The Blossom Gang: co-producing research on FGM with second-generation young people in the UK

Saadye Ali

Research output: Contribution to journalArticlepeer-review

2 Downloads (Pure)

Abstract

Background
Female genital mutilation (FGM) is a practice that involves the removal of external female genitalia and is widely known as a violation of human rights. The custom is illegal in the United Kingdom (UK) and carries a sentence of up to 14 years in prison. This prohibition, along with the secretive nature of the practice, has led to limited research on the awareness of FGM on young people in the UK. Little is known about the process of involving young people in research about the topic.

Methods
This paper is based on the findings of a Ph.D. project that used a community-based participatory research approach (CBPR). The research took a two-stage approach: stage one aimed to recruit nine young people aged 15–18, from the Southwest of England, who attended a 10-day training workshop to prepare them for stage two—data collection with young people aged 13–15. This paper focuses on the 10-day creative, collaborative workshops. The data collected from the collaborative workshops were analysed using thematic analysis.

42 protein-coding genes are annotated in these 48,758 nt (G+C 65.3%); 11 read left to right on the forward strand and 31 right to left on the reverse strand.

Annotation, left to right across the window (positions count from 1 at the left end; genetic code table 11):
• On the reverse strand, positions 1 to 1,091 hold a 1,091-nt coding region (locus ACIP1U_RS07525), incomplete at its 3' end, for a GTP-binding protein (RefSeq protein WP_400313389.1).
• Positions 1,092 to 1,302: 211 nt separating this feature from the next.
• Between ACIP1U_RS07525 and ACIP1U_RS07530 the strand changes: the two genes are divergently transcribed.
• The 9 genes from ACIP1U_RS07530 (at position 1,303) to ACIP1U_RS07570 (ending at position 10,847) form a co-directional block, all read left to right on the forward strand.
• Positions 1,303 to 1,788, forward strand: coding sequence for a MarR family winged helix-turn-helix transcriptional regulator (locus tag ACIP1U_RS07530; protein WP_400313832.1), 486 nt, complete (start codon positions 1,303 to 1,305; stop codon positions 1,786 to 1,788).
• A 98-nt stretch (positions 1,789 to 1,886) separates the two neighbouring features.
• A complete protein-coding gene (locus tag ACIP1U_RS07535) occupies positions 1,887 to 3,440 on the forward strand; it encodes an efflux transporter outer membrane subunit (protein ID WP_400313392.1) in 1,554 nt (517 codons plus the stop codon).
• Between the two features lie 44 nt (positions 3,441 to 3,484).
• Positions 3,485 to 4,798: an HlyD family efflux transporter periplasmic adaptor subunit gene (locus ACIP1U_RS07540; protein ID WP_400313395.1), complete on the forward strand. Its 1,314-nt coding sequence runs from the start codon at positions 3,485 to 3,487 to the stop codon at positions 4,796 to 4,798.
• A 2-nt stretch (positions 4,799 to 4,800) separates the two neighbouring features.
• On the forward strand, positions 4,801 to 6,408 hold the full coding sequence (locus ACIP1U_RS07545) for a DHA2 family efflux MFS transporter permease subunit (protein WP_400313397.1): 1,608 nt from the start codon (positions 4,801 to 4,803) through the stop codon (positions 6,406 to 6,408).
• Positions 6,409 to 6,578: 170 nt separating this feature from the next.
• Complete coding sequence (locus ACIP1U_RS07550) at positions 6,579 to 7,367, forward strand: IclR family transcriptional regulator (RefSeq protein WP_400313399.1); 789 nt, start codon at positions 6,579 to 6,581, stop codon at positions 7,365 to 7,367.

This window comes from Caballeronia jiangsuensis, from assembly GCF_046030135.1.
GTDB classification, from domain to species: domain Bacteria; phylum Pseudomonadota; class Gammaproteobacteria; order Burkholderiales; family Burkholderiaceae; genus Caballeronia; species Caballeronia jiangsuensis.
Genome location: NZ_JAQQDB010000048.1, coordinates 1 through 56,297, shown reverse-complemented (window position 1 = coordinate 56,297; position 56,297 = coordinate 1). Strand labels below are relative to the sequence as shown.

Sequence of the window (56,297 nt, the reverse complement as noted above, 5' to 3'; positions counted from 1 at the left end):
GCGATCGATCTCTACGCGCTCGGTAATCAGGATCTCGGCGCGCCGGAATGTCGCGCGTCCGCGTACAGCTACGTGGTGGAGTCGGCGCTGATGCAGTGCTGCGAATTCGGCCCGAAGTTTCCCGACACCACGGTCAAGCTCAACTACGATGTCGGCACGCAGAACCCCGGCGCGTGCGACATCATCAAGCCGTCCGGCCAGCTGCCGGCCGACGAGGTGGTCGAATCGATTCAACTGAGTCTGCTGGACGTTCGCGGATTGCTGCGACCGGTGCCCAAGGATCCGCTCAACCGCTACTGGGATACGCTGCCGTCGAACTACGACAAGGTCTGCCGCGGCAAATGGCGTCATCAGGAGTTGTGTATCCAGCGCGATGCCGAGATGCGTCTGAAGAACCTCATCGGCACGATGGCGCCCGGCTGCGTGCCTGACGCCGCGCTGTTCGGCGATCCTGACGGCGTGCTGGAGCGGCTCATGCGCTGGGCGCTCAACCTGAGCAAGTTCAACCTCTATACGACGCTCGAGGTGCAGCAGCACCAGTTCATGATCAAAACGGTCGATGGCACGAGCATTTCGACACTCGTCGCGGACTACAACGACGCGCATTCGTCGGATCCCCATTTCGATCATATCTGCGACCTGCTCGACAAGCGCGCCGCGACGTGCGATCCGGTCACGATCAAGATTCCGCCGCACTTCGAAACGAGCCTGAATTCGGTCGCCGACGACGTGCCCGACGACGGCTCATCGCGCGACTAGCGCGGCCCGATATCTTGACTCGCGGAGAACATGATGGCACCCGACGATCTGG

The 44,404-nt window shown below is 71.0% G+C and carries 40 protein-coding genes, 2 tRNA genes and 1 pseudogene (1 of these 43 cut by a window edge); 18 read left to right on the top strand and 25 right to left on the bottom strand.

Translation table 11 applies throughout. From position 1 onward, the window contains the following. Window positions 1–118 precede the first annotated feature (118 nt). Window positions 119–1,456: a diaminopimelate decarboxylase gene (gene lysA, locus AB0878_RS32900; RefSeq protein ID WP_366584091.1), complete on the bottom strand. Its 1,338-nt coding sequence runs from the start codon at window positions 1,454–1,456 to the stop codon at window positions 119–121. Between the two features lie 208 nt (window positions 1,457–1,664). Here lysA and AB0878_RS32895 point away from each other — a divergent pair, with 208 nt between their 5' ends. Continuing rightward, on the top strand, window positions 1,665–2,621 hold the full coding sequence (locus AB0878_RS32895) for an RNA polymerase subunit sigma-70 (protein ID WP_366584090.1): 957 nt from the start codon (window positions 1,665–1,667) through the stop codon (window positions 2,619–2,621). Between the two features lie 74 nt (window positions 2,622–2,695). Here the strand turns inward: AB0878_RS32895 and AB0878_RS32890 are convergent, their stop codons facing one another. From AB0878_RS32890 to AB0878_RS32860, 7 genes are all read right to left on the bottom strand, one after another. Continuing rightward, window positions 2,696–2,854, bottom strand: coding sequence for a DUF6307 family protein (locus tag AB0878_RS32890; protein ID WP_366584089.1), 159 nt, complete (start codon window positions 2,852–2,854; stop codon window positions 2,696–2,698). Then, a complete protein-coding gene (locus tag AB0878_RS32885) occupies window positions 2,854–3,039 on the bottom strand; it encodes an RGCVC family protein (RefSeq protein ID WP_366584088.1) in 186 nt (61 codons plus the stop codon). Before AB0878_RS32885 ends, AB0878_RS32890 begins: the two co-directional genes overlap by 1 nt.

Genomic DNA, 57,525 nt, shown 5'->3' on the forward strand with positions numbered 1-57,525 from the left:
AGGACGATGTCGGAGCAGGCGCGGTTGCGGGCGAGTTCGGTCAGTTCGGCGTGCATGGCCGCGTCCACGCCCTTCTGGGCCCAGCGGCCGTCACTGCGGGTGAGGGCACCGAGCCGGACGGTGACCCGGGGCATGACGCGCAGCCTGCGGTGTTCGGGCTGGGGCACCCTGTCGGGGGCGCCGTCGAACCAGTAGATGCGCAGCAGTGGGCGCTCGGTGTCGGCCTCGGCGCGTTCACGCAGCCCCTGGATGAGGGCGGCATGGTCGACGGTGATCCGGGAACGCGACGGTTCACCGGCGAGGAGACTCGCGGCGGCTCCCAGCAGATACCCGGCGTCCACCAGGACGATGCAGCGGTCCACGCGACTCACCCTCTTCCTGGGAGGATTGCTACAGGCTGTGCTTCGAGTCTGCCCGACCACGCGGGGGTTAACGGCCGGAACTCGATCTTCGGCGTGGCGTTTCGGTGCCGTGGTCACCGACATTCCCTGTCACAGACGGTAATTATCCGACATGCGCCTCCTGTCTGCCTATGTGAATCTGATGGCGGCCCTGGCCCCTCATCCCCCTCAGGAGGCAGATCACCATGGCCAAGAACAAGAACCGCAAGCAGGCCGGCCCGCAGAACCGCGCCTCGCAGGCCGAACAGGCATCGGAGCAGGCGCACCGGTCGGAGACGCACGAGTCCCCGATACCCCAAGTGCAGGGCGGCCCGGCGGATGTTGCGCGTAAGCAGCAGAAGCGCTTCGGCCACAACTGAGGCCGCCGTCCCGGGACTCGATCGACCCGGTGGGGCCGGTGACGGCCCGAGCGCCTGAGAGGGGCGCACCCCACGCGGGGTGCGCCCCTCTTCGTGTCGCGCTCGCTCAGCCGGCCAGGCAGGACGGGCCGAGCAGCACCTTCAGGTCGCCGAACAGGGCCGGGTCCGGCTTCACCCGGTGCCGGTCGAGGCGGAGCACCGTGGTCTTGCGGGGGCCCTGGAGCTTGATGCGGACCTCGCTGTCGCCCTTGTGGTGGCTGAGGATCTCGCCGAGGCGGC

Results
Undertaking CBPR enhanced the quality and relevance of this research. Engaging young people as co-researchers was vital for the success of this project. By developing a collaborative learning environment, young people were able to build trusting relationships which flourished beyond the research project. In addition, the creative workshops enabled peer learning about FGM and inspired young people to learn new skills that was useful in their daily lives.

Conclusion
The collaborative environment created in this project enabled an insightful learning experience for young people and researchers alike. Participants and facilitators formed relationships; participants learned new marketable skills and researchers gained new insights about FGM, from a young person’s perspective.
Original languageEnglish
Article number68
Pages (from-to)1-9
Number of pages9
JournalResearch Involvement and Engagement
Volume9
Issue number1
DOIs
Publication statusPublished - 16 Aug 2023

Keywords

  • Participation and involvement
  • Co-Production
  • Young people
  • FGM
  • Female genital mutilation
  • second generation
  • research involvement
  • Participation
  • Youth
  • Community-based participatory research
  • Second-generation
  • Insider
  • Doctoral research

Fingerprint

Dive into the research topics of 'The Blossom Gang: co-producing research on FGM with second-generation young people in the UK'. Together they form a unique fingerprint.

Cite this